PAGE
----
Only three percent of likely Democratic primary voters told the Quinnipiac University poll last week that gun policy was the “most important issue in deciding who to support” — the economy, income inequality, and health care were the only issues to poll in the double digits.
But that didn’t stop Hillary Clinton from focusing her message on the gun issue Thursday during a campaign stop at the YMCA on Albany Avenue in Hartford’s north end. This is possibly because it’s one issue that sets her apart from her Democratic rival, Vermont Senator Bernie Sanders.
Clinton was introduced on stage by Erica Smegielski, the daughter of the school principal killed along with 20 children and five other educators at Sandy Hook Elementary School.
“This morning we’re going to talk about an issue that really shows why the stakes are so high in Connecticut next Tuesday,” Smegielski said. “It’s personal for me . . . it’s also personal for Connecticut.”
Smegielski said Clinton is her partner in combatting gun violence, not only for massacres like the one at Sandy Hook, but for the violence that happens on the streets.
Clinton said she’s not in Hartford to make promises she can’t keep.
“I am here to tell you, I will use every minute of every single day, if I’m lucky enough to be your president, looking for ways that we can save lives,” Clinton said. “It’s just too easy for people to reach for a gun to solve their problems.”
Clinton applauded Connecticut’s passage of sweeping gun law reforms following the Sandy Hook massacre, banning future sales of assault weapons and high-capacity magazines in 2013.
An average of 90 people per day die from gun violence in America, that is 33,000 people a year, Clinton said.
“If anything else we’re killing 33,000 people a year,” Clinton said. If that was any other epidemic “we’d be doing everything we possibly could to save lives.”
Clinton was joined on stage by Iran Nazario, a former gang member, Kimberly Washington, a New Haven teacher, Kim Davis, a mother who lost her 20-year-old son to gun violence, and Nelba Marquez-Green, the mother of Ana Marquez-Green, who was one of 20 first graders gunned down at Sandy Hook.
Gov. Dannel P. Malloy and Hartford Mayor Luke Bronin attended the event and were seated in the front row.
Marquez-Green reminded the 350 in attendance that it’s not only about guns. It’s also about mental health.
Marquez-Green addressed her remarks in a letter to her 11-year-old son, which she read aloud.
“Governor Malloy I know your job must not be easy and you have really hard choices,” Marquez-Green said. “I’m concerned about the deep cuts to social services and I know you are, too.”
Malloy, who has proposed cutting millions in social services to close a more than $900 million budget deficit, didn’t respond to Marquez-Green’s remarks when he spoke shortly after she made her remarks.
Clinton said Marquez-Green asked her why she’s so passionate about this issue.
“It’s just the accumulation of 25 years of being in too many rooms with too many people who have lost someone they love to gun violence,” Clinton said. “And it just doesn’t make sense to me. Absolutely indefensible. The arguments that are made by people who will not accept responsibility for what is going on in our country.”
She said the gun lobby never rests because they are focused only on guns. She said the rest of us are concerned with a lot of issues, so in addition to everything else “put comprehensive gun safety reform at the top of your list.”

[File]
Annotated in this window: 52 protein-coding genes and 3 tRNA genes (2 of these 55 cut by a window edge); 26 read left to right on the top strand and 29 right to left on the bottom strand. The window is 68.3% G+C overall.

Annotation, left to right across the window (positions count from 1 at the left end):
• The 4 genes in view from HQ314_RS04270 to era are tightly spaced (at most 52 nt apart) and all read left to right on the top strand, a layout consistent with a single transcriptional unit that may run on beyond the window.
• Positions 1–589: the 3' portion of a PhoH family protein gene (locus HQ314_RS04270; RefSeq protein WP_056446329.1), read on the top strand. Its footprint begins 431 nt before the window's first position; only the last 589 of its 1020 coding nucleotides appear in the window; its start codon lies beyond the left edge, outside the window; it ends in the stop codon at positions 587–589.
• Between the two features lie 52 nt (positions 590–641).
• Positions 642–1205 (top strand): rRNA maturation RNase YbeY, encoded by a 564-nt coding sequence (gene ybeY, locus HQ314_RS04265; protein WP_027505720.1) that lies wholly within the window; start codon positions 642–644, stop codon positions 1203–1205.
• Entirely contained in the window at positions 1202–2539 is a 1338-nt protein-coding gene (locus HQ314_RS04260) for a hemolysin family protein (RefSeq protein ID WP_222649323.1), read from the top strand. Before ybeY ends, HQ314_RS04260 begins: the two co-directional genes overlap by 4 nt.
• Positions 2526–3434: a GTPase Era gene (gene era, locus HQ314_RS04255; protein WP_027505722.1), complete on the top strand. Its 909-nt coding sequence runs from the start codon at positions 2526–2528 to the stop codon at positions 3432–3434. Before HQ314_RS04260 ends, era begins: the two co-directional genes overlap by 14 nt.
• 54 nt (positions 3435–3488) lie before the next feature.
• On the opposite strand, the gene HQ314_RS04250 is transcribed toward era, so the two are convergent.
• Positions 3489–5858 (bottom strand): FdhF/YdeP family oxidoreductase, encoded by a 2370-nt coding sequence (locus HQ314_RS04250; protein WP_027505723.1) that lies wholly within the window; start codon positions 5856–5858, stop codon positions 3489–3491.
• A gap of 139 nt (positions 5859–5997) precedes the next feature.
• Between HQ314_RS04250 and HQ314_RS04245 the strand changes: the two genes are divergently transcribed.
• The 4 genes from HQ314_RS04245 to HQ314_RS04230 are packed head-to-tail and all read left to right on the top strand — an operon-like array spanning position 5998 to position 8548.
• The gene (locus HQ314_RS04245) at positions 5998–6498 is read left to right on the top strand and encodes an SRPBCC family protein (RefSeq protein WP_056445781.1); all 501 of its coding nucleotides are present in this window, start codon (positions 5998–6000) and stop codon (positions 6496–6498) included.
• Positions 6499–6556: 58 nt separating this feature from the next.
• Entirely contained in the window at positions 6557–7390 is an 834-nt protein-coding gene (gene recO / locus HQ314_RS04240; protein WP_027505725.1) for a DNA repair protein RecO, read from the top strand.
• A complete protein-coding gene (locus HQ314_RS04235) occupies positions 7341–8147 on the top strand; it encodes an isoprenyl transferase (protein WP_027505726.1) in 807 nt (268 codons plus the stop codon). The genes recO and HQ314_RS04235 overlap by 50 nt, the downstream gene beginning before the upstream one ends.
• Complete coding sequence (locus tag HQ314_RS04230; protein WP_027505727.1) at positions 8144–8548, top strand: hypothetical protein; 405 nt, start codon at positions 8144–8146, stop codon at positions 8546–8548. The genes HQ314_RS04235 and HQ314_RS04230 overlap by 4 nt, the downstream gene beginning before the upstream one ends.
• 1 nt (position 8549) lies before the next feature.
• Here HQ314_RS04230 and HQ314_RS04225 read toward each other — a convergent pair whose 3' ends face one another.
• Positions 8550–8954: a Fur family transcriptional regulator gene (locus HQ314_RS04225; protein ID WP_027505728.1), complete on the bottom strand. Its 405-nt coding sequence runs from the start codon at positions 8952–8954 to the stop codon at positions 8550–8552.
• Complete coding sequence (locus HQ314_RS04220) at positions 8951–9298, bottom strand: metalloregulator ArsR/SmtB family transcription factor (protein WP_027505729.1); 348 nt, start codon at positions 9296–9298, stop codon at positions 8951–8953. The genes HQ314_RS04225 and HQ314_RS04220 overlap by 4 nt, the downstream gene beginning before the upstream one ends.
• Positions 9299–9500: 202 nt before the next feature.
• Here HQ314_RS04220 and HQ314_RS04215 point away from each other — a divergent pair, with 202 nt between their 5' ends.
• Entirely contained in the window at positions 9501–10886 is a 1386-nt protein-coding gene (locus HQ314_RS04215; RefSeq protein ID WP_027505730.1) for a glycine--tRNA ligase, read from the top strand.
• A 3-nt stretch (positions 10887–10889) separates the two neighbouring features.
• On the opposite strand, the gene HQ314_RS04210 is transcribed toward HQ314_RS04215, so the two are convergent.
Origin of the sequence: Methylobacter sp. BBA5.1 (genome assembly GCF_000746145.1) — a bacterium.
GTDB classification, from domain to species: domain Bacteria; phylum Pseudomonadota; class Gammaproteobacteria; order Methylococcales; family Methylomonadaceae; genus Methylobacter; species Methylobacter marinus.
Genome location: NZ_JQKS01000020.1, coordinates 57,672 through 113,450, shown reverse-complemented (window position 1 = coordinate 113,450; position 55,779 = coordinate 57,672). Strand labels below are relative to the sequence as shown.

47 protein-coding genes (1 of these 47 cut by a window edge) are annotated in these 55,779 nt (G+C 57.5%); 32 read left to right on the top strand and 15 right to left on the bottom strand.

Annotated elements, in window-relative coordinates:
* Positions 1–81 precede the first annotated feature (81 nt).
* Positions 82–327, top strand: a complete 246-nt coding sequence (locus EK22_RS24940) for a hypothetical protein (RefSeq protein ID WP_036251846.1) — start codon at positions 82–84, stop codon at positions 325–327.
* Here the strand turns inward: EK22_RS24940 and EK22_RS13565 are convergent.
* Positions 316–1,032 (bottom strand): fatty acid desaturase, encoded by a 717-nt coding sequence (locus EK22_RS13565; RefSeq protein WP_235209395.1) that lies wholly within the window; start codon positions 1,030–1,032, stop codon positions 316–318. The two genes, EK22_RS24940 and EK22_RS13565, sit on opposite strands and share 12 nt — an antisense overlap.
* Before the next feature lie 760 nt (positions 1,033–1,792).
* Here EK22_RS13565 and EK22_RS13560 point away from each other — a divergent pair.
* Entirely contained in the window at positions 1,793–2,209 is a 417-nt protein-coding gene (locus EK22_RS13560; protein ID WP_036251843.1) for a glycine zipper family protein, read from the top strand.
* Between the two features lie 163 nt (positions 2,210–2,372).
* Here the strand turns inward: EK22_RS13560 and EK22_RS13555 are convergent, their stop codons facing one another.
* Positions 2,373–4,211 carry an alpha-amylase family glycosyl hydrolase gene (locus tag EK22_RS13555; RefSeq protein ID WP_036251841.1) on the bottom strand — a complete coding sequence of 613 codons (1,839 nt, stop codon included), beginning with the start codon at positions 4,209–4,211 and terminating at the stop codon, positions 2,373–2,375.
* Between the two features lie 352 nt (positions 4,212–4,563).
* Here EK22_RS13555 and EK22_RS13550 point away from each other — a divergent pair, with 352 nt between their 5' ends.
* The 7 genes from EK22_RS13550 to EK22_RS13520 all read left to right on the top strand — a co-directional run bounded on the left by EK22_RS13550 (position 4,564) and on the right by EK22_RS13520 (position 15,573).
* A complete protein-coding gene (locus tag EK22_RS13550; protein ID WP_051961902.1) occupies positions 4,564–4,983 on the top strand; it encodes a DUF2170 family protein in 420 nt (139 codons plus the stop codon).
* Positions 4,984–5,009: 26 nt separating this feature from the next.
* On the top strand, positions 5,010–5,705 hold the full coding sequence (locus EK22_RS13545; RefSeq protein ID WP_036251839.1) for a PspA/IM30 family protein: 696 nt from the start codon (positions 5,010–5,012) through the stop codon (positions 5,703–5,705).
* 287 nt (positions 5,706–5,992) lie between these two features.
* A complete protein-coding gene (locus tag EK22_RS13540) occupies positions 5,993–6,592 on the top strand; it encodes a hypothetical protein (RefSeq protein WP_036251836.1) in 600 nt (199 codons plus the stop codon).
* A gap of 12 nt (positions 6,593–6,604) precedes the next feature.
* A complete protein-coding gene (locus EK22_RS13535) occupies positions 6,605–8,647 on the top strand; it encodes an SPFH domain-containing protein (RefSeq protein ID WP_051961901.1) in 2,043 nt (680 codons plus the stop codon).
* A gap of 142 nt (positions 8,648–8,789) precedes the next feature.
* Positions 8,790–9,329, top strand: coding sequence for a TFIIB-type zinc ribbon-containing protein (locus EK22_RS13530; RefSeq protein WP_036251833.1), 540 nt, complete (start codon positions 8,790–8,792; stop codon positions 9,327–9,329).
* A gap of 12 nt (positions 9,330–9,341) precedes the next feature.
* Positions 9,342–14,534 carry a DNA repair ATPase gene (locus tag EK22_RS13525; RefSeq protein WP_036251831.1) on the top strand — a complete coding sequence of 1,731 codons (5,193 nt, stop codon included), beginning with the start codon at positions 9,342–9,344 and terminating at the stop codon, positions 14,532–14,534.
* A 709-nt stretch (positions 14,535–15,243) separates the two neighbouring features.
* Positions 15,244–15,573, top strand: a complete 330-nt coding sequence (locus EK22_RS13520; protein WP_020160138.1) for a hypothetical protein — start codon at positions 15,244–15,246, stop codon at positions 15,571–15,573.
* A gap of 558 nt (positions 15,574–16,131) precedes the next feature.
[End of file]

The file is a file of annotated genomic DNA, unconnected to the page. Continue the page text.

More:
Davis, one of the mothers who lost her son to gun violence, said they have to do more than just speak about the issue.
“We have more work to do because we want the next generation to live,” Davis said.
Gail Lehmann of Ridgefield said this year she’s a one-issue voter this year and that’s why she’s supporting Clinton. She said she’s not worried only three percent of voters are concerned about gun reform.
“We are very patient,” Lehmann said of the gun reform movement.
There were several individuals from Everytown for Gun Safety, Newtown Action Alliance, and Mothers Against Gun Violence who attended the YMCA in Hartford’s north end.
Sam Saylor, who lost his son Shane to gun violence, said it wasn’t until a 2013 even with Vice President Joe Biden that he realized the pain the Newtown families suffered was the same pain he suffered.
Saylor was seated next to the father of one of the victims at the event and said “he cried like I cried.”
Rev. Henry Brown who draws attention to the death of young black and brown males said there have been 66 gun-related gun deaths in Hartford since Sandy Hook.
He told Clinton that there’s a lack of equality in this fight.
Clinton said there’s a lot of inequality in income, healthcare, and corrections. She said it’s detrimental to the health of young people.
Clinton’s rival, Vermont Senator Bernie Sanders, is expected to visit Connecticut either on Sunday or Monday, but no officials plans have been announced.
Clinton only mentioned Sanders once during the event when she talked about her vote on the Protection of Lawful Commerce In Arms Act. Clinton voted against the bill and Sanders voted in favor of the legislation, which gives gun manufacturers immunity from prosecution for having their products used in crimes.
Clinton’s campaign issued a statement last week when a Connecticut judge refused to dismiss a lawsuit filed by Sandy Hook families against gun manufacturers and sellers. Sanders told the New York Daily News editorial board that he didn’t believe victims of a crime should be able to sue the gun manufacturer.